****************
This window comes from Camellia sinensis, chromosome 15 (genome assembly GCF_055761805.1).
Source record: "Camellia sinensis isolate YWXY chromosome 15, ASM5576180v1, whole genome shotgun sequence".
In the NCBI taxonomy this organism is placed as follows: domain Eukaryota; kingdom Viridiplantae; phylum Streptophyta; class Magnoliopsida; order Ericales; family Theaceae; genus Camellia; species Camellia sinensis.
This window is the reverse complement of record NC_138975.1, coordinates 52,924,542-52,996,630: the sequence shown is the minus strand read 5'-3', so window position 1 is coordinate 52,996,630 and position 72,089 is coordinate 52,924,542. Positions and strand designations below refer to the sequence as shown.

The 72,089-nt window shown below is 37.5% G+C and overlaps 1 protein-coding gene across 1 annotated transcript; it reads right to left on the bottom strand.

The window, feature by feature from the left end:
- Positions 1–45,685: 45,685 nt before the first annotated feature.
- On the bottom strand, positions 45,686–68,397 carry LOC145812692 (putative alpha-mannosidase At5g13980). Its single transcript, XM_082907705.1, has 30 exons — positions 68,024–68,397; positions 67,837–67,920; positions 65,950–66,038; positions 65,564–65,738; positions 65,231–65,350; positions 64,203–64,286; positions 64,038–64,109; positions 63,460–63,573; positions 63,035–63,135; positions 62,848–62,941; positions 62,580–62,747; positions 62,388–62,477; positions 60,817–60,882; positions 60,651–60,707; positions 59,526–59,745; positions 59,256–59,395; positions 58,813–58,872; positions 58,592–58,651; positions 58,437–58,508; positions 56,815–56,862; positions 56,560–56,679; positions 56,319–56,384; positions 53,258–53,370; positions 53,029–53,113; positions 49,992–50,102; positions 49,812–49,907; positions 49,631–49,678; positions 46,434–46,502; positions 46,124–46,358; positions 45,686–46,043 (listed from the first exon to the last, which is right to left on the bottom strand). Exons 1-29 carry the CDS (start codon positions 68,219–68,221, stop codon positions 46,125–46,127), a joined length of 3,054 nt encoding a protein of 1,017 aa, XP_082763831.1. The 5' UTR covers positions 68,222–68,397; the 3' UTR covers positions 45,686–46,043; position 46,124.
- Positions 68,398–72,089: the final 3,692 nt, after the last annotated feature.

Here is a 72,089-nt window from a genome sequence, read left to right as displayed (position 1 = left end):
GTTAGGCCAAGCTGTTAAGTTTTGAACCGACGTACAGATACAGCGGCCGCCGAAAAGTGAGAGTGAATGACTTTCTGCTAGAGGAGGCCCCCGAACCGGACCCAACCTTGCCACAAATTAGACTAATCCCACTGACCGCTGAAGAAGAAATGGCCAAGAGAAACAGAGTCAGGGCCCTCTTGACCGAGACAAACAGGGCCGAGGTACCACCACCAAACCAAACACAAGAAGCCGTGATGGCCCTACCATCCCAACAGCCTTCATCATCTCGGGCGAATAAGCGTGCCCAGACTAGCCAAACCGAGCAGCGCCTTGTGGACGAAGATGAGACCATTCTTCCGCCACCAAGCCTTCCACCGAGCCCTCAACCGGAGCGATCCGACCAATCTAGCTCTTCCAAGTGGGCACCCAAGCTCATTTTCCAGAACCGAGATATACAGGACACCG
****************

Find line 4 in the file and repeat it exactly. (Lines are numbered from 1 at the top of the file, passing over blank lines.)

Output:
This window is the reverse complement of record NC_138975.1, coordinates 52,924,542-52,996,630: the sequence shown is the minus strand read 5'-3', so window position 1 is coordinate 52,996,630 and position 72,089 is coordinate 52,924,542. Positions and strand designations below refer to the sequence as shown.